A UN Special Rapporteur has issued two reports on human rights in the area of hazardous substances. One report addresses the stages of the plastics cycle and their impacts on human rights, and the report focuses on the right to science in the context of toxic substances.

Marcos Orellana, the UN Human Rights Council Special Rapporteur on the implications for human rights of the environmentally sound management and disposal of hazardous substances and wastes, writes that the global plastics crisis reveals how every stage of the plastics cycle, including extraction and refining, production, transport, use, and waste. has adverse effects on the full enjoyment of human rights. The report (A/76/207) includes recommendations to address the negative consequences of the plastics cycle on human rights and integrate a human rights-based approach in transitioning to a chemically safe circular economy. The report contends that plastics’ toxic chemical additives represent one of the greatest constraints to plastics joining the chemical-free circular economy.

The report also addresses the impacts on those in vulnerable situations, including:

  • workers in the petrochemical and plastics manufacturing industries and waste pickers;
  • children, who when exposed to hazardous substances in the plastics cycle suffer a violation of their rights to life, health, physical integrity, and a toxic-free environment;
  • women, who are politically underrepresented in decision-making processes;
  • people of African descent, who endure proximity to a higher concentration of hazardous waste facilities, contaminated sites, and dumping grounds; 
  • indigenous peoples, whose lands are contaminated through exploitation of fossil fuels, which comprise the bulk of plastic feedstock;
  • coastal communities inundated with marine plastic litter;
  • people living in poverty, who often reside close to chemical industries and are on the receiving end of the global plastic waste flow; and
  • future generations, whose ability to enjoy their human rights and a healthy environment is being threatened.

The report explains that international instruments relevant to the plastics cycle, including the Basel Convention, the Stockholm Convention, and the International Convention for the Prevention of Pollution from Ships, do not address several challenges: reducing the volumes of plastics production and waste; controlling hazardous additives in plastics; promoting a chemically safe circular economy; or protecting human rights.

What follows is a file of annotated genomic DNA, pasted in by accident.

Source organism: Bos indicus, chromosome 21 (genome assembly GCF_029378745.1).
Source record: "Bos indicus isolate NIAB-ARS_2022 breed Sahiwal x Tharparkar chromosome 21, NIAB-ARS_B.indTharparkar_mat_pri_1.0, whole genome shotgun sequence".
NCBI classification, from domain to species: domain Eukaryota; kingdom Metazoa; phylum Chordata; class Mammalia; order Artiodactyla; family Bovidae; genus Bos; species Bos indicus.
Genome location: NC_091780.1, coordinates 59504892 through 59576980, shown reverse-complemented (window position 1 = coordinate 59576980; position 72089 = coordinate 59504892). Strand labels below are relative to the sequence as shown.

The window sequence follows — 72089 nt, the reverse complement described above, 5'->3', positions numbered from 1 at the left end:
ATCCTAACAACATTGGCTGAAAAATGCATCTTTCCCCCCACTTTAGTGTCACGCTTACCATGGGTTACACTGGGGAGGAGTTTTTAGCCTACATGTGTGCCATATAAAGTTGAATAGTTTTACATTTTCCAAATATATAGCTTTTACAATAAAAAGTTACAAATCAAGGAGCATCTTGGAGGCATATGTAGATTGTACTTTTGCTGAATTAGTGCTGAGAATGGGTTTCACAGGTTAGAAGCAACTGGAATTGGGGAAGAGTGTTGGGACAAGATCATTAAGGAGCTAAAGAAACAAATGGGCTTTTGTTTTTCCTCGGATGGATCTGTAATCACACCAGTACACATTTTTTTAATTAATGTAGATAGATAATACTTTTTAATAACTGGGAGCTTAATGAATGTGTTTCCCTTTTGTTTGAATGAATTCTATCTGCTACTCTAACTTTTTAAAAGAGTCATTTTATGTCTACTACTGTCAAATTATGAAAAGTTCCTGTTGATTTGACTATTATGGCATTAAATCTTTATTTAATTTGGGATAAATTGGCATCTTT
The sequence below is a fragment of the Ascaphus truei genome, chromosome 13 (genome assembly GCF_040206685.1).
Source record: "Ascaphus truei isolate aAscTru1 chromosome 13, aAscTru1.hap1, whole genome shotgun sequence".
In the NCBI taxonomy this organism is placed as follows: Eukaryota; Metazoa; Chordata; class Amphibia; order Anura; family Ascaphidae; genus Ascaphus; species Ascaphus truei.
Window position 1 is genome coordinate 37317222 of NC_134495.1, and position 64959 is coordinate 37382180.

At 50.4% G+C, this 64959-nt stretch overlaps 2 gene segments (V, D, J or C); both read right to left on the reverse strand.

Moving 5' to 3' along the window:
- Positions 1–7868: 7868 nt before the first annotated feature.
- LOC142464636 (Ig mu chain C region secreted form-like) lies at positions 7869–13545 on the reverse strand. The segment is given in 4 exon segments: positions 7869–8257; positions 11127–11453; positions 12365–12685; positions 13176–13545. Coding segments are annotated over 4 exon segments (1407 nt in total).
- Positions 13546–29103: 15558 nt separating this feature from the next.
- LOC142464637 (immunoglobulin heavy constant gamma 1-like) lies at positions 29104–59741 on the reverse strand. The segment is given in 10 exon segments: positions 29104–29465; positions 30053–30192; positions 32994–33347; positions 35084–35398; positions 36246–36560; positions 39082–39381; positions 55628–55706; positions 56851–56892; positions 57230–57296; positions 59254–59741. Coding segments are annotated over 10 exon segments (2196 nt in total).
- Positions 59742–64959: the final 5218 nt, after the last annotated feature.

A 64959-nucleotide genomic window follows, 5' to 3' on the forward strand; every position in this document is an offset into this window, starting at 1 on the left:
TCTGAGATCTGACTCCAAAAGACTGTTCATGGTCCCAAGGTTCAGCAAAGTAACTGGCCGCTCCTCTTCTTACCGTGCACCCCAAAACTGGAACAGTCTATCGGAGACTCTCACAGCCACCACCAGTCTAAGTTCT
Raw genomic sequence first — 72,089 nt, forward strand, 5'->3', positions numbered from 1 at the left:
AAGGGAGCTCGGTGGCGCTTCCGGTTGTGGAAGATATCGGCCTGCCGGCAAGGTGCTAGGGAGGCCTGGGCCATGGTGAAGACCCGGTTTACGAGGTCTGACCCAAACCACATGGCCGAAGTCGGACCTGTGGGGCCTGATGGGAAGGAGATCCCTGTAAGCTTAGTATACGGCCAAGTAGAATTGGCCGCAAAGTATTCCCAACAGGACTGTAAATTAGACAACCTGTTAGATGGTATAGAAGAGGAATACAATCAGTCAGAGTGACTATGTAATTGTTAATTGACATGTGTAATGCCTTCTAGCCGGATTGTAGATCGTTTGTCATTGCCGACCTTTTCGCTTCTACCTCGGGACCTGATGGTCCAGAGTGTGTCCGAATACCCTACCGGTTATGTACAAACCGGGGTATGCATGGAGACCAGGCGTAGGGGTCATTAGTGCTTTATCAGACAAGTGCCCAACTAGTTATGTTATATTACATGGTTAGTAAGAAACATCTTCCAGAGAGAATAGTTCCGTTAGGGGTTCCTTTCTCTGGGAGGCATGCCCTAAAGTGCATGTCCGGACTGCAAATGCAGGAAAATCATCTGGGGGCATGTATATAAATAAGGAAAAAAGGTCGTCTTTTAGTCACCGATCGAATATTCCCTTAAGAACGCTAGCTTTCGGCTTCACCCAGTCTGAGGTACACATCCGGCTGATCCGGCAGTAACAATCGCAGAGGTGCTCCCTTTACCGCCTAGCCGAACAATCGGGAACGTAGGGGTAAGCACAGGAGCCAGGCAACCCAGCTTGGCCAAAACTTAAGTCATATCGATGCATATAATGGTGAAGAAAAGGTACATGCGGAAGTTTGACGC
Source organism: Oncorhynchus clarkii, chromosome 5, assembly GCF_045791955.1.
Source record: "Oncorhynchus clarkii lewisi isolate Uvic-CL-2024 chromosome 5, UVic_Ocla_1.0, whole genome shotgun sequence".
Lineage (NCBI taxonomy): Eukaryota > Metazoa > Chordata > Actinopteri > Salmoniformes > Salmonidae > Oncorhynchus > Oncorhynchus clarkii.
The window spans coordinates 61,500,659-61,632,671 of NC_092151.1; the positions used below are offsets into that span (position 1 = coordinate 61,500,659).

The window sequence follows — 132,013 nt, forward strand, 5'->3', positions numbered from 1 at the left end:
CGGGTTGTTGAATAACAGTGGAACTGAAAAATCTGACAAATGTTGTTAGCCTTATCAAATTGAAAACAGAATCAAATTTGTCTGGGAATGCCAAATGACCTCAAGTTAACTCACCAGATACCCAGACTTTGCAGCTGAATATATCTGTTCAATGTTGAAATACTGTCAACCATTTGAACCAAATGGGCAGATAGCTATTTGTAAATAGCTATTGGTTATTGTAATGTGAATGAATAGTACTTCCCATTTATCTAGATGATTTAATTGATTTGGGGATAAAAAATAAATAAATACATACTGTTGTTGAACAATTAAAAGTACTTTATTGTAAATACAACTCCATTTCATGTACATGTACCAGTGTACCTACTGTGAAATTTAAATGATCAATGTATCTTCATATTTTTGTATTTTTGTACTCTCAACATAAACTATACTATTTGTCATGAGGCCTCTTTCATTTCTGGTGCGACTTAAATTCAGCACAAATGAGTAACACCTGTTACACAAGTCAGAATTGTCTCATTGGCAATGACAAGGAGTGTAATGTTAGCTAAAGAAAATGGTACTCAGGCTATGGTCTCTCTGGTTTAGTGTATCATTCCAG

Regarding the SDGs, the publication notes that SDG 14 (life below water) establishes an index for plastic debris density; SDG 6 (clean water and sanitation), namely target 6.3, addresses reducing pollution, eliminating dumping, and minimizing release of hazardous chemicals and materials; and SDG 12 (sustainable production and consumption), including target 12.4, addresses the environmentally sound management of chemicals and wastes throughout their life cycle.

The Special Rapporteur’s report provides recommends for States, businesses, and relevant international agreements and mechanisms, including that States adopt a human rights-based approach to plastics management and negotiate a new international legally binding instrument on plastics. It also calls for phasing out subsidies and export credit and guarantees for fossil fuel extraction, plastics production facilities, and plastic-to-energy projects. Businesses could direct research and development towards developing safe and circular non-single use delivery methods.

The Special Rapporteur also prepared a report on the right to science in the context of toxic substances (A/HRC/48/61). It discusses: the right to science in international human rights instruments; the use of science to inform toxics policy through use of the best available science, the precautionary principle, and effective science-policy interface (SPI) platforms; and threats to the right to science in the toxics context.

The Special Rapporteur recommends that States, inter alia: create structures and procedures that engage independent scientific bodies and scientists to inform policy decisions, legislative developments, and regulation concerning hazardous substances; ensure proper evaluation of chemicals and the disclosure of scientific information to the public, prior to products being authorized for release on the market; protect scientists from pressure to act contrary to their scientific responsibilities and from possible intimidation or retaliation; and establish appropriate penalties for businesses that withhold scientific studies and evidence from regulators.

The Special Rapporteur recommends that business enterprises conduct human rights due diligence processes to identify and address any negative human rights impacts of their businesses, and develop and implement robust and effective whistleblower and human rights defender protections. 

The Special Rapporteur recommends that international bodies and mechanisms in the field of chemicals and waste management consider building on the model for avoiding conflicts of interest established by the Intergovernmental Panel on Climate Change (IPCC). [OHCHR webpage on Special Rapporteur]